Armitage, William

Leeds, Yorks.; upholder, appraiser and cabinet maker(1769–79)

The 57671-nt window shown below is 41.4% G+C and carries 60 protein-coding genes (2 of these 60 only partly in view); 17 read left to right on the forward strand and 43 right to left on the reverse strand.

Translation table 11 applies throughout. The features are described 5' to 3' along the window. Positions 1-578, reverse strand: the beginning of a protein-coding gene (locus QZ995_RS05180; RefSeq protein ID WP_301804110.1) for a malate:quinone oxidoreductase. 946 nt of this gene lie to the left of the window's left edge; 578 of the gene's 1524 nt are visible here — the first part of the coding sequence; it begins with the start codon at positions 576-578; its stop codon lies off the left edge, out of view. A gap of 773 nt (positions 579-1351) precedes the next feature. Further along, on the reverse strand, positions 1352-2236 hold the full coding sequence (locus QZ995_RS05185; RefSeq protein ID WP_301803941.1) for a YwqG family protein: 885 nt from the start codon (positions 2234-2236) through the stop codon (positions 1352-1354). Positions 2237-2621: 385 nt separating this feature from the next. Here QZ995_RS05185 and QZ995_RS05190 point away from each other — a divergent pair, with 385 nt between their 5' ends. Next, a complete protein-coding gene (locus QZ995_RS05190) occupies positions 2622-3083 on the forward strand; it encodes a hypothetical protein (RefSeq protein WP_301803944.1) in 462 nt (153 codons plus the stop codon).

In September 1769 announced that he had moved his shop from Kirkgate to ‘the Back of the Shambles where Mr Joseph Wilson, Book seller lately dwells’. From the new address he offered a large assortment of paper hangings, fabrics, carpets and bedding. In May of the year following he stated that he had just returned from London and could offer from his shop ‘Near the Town Hall’ a wide selection of paper hangings, carpets and furniture. By 1773 he had moved once again to the sign of the ‘Chest of Drawers and Chair’ near the ‘New Inn’ in Briggate. Here he was able to offer ‘Italian and Spring Blinds for Windows; Pier Looking Glasses, Mahogany, Rose and Swing ditto, Green and Gold, Blue and Gold and Black and Gold ditto for Ladies Toilets; Paper Machee Ornaments for Rooms and Chimney Pieces, etc. and Girandoles in Gold and ornamented Frames …’. He was patronised by Edwin Lascelles of Harewood House, Yorks., on several occasions. On 2 December 1771 he charged for fabrics, feathers, hair etc., £23 16s 7d; on 20 May 1774 for four stool frames with mahogany feet, £1; and on 6 November 1776 for ‘a couch frame mahog'y with castors’, mahogany pillars, tester ironwork and ‘2 chairs stuffed to Canvas’, £5 4s. Some of the items were utilised by Thomas Chippendale's workmen. Armitage was declared bankrupt in July 1779. [Leeds Mercury, 12 September 1769, 29 May 1770, 11 May 1773, 25 May 1779; Leeds RO, Harewood MS 385, 386; Furn. Hist., 1965; Gents Mag., July 1779]